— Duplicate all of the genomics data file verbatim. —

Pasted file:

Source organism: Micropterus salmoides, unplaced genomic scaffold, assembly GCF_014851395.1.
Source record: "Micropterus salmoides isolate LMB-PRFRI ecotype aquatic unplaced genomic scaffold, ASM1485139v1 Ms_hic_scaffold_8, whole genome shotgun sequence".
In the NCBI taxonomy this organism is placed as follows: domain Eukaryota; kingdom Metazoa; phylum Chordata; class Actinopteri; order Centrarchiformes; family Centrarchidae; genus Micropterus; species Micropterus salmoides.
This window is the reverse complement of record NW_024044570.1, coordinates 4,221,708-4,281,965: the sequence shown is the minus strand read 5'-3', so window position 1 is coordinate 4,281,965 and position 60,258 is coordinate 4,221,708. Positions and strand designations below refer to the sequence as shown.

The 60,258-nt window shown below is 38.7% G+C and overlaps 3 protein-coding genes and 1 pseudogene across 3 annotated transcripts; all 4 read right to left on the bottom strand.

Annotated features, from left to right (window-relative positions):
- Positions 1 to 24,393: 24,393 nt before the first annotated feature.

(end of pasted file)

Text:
Source organism: Micropterus salmoides, unplaced genomic scaffold, assembly GCF_014851395.1.
Source record: "Micropterus salmoides isolate LMB-PRFRI ecotype aquatic unplaced genomic scaffold, ASM1485139v1 Ms_hic_scaffold_8, whole genome shotgun sequence".
In the NCBI taxonomy this organism is placed as follows: domain Eukaryota; kingdom Metazoa; phylum Chordata; class Actinopteri; order Centrarchiformes; family Centrarchidae; genus Micropterus; species Micropterus salmoides.
This window is the reverse complement of record NW_024044570.1, coordinates 4,221,708-4,281,965: the sequence shown is the minus strand read 5'-3', so window position 1 is coordinate 4,281,965 and position 60,258 is coordinate 4,221,708. Positions and strand designations below refer to the sequence as shown.

The 60,258-nt window shown below is 38.7% G+C and overlaps 3 protein-coding genes and 1 pseudogene across 3 annotated transcripts; all 4 read right to left on the bottom strand.

Annotated features, from left to right (window-relative positions):
- Positions 1 to 24,393: 24,393 nt before the first annotated feature.